Looking at the photo above you might be thinking: are these Avid Codes?!? Yup they sure are. Totally revamped and improved for 2011 and you can see the difference right away. Gone is the clunky over-sized design; instead, the new Codes feature a sleek, lightweight profile that is very close in concept to the rest of the Avid brake line up. Fortunately the Codes keep many of the unique features that make them durable and reliable enough for gravity riders.
Crashing is inevitable for those who ride the slopes at high speed and the new Avid Code brake levers still feature the “Bend Zone” that allows the lever to flex which prevents damage to the lever body. The new levers also feature the same ultra-durable, 3-cartridge bearing pivot system as the previous generation Codes.
The 2011 Code system weighs in at 410 grams for the 160mm post mount version and the updated lever sports the same Taperbore technology as the rest of the 2011 Avid brake line-up. The integrated reservoir and pad contact adjustment is also featured on the new Codes as is an adjustable reach knob (shown above). The adjustable reach option is a wise addition to the brake since DH riders often have widely varying preferences for lever-to-bar distances. The new finish and graphics are something to behold – the whole set-up almost looks like surgical equipment!
The new Avid Codes still utilize a four piston caliper but this time around they feature a top loading pad (my personal favorite feature on a brake – other than stopping) and a caliper that has had a bit of the fat trimmed off with an adjustable banjo for that perfect fit. The caliper is a forged 2-piece unit that uses two bridge bolts compared to the four bolts that were used in previous versions. Thanks to the re-design, the new caliper is just as stiff or even stiffer. For friction material you’re getting a steel backing plate with organic linings which makes for a quieter brake. Inside, the brakes are running on DOT 5.1 fluid which keeps things crisp with great modulation. The Tri-align mounting system is perfect for frames that may not be perfectly straight and allows you to install the brakes in a fraction of the time it might normally take.
Speaking of installation, you get everything you need for each brake (front and rear) – just make sure to order the correct version for your needs and application. Although the calipers and levers are the same for front and rear, the hose lengths, rotors, and adapters are different. My set (shown above) came with front and rear 203mm G3 Cleansweep rotors. Following the easy instructions from Avid (these seem to get better every year), make sure you pay attention to the rotor bolt “star” installation section. Torque the T25 bolts down with a torque wrench and your rotor is good to go.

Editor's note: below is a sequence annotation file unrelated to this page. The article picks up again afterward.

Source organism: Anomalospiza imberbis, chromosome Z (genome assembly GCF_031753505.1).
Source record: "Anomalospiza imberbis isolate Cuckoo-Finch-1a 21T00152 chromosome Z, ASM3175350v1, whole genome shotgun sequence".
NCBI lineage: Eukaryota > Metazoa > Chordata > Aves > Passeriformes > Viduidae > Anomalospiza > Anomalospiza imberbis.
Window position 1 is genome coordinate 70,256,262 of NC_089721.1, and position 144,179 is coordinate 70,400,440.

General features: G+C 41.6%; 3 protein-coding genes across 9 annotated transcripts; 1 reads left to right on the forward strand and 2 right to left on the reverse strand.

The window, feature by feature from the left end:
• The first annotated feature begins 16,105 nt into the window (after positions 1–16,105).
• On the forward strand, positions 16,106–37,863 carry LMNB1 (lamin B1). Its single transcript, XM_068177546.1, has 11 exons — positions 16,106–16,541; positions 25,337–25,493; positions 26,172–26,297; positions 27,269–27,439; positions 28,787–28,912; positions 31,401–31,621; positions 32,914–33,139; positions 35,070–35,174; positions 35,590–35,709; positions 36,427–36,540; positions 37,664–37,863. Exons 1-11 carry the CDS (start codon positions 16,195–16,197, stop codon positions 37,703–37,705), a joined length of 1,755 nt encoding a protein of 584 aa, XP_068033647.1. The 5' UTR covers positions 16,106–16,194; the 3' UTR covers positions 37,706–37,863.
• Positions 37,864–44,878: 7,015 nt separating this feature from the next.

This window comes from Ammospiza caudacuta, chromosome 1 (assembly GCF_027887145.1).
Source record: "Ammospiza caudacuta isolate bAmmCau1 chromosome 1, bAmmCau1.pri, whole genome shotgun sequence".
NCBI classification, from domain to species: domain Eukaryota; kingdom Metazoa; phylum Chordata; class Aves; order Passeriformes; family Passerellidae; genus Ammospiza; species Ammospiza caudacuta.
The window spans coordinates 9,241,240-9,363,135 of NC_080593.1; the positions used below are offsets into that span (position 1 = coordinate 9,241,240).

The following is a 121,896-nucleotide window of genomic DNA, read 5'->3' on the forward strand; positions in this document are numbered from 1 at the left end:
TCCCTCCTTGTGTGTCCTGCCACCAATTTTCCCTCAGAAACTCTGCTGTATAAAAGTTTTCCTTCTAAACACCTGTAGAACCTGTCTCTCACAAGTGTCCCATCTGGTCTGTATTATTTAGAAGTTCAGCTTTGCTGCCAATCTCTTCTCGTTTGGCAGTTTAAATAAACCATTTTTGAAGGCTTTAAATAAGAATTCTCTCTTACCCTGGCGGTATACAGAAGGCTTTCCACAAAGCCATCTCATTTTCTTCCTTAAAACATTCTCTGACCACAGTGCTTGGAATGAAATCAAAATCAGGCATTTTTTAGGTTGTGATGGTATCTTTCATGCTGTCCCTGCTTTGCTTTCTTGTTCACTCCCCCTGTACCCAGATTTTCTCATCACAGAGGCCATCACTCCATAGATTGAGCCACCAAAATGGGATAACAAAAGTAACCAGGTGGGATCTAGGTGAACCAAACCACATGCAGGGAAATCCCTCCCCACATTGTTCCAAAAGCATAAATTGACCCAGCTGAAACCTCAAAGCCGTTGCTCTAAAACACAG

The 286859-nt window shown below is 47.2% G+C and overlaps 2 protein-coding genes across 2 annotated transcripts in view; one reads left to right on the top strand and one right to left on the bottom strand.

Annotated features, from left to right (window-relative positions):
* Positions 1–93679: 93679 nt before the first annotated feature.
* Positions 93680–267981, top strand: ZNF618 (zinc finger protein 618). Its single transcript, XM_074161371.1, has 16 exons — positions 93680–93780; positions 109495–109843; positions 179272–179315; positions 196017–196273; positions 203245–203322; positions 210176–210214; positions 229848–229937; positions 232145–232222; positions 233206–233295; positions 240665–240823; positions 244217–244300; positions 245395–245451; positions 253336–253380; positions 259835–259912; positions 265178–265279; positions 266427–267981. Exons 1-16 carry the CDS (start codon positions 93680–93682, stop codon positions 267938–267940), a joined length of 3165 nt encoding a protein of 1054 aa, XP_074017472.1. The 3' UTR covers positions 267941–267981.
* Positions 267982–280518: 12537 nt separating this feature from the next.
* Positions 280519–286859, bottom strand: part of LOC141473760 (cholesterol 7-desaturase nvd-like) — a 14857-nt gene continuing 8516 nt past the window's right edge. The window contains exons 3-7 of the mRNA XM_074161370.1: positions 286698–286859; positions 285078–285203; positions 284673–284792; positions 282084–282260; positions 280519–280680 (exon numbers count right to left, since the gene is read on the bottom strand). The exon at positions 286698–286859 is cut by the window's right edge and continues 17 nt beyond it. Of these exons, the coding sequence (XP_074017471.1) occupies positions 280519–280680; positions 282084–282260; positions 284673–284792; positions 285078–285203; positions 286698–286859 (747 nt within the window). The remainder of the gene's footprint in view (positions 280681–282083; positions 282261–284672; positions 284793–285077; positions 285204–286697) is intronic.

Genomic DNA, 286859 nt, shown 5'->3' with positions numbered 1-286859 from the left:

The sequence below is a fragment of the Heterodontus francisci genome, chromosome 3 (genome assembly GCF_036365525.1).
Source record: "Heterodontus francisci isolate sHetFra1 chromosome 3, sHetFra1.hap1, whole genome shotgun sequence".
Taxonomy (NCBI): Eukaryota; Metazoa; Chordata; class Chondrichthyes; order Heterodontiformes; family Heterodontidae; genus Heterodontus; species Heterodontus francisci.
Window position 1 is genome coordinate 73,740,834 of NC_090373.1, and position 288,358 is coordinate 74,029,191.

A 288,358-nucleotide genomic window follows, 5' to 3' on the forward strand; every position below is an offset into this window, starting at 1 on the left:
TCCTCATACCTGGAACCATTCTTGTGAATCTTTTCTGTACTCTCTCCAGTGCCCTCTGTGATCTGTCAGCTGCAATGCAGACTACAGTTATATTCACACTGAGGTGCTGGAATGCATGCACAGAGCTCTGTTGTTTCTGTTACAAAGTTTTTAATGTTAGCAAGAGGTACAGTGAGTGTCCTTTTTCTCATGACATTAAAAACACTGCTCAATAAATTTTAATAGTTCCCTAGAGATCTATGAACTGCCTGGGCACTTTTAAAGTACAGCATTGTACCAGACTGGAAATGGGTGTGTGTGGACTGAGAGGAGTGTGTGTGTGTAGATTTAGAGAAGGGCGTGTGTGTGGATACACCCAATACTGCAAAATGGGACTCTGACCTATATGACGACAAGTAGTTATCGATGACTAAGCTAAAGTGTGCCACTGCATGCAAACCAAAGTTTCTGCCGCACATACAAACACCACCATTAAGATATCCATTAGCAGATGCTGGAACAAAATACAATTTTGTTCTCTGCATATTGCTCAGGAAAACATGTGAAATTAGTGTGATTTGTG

Following that, install the adapters as needed, and torque them in place. Finally, you’re ready to install the brakes to your bike. You can either fasten down the caliper or the levers first; I like to start with the calipers so I can run the cables exactly the way I want. Install the CPS caliper hardware loosely at first and run the cables up to the bars, fastening them to the frame with cable ties. [Side note: I used to love those snaps that some frames come with until mine popped off at the wrong time and I got a hose torn off. Lesson learned.] Now, at the bar end it’s just a matter of setting the correct angle and spacing, fastening the split clamp down with the supplied stainless steel hardware and torquing everything in place. Lastly, if necessary, shorten the hose.
The chart below shows the subjective brake performance of the new 2011 Avid Codes.
Once all that assembly stuff was out of the way I had to take these brakes out on the trail. This time around I installed the brakes on a brand new bike – my Banshee Legend II project bike – so I really didn’t know what to expect. Having ridden the older Codes (and honestly not liking them), I had a dim view of what was to come.
After putting these brakes to the test I’m happy to say the new Codes ride very differently than the older units. Avid really improved the brakes’ modulation – previous models worked more like on/off switches in many cases. I guess the revamped lever was part of the trick. Now when I ride I can play with the lever a bit to better control the wheel and I can still stop the bike in a hurry. After burnishing the pads I found I got surprisingly high levels of stopping power.
I also got a nice feel throughout the stroke when applying the brakes. At first contact there seems to be a very quick build of friction and stopping power with a high amount of torque. In some cases I found that I had to ease off the lever a touch as torque continued to build from the pads heating up. The second I got off the lever, the release was immediate with zero drag. Doing this often on some other brakes often leads to brake fade. Even over long runs the lever never went mushy. The Codes are definitely “one-finger brakes” thanks to the high braking forces – perfect for those of us who love gravity, are on the heavier side, or are just plain hard on our brakes.
Overall the 2011 Avid Code brakes ($235 MSRP) are impressive and offer a big upgrade over previous generations. Improved modulation, durable construction, and consistent performance make these a great choice for anyone who rides hard.
Thanks to the folks at Avid for sending down these brakes for a review.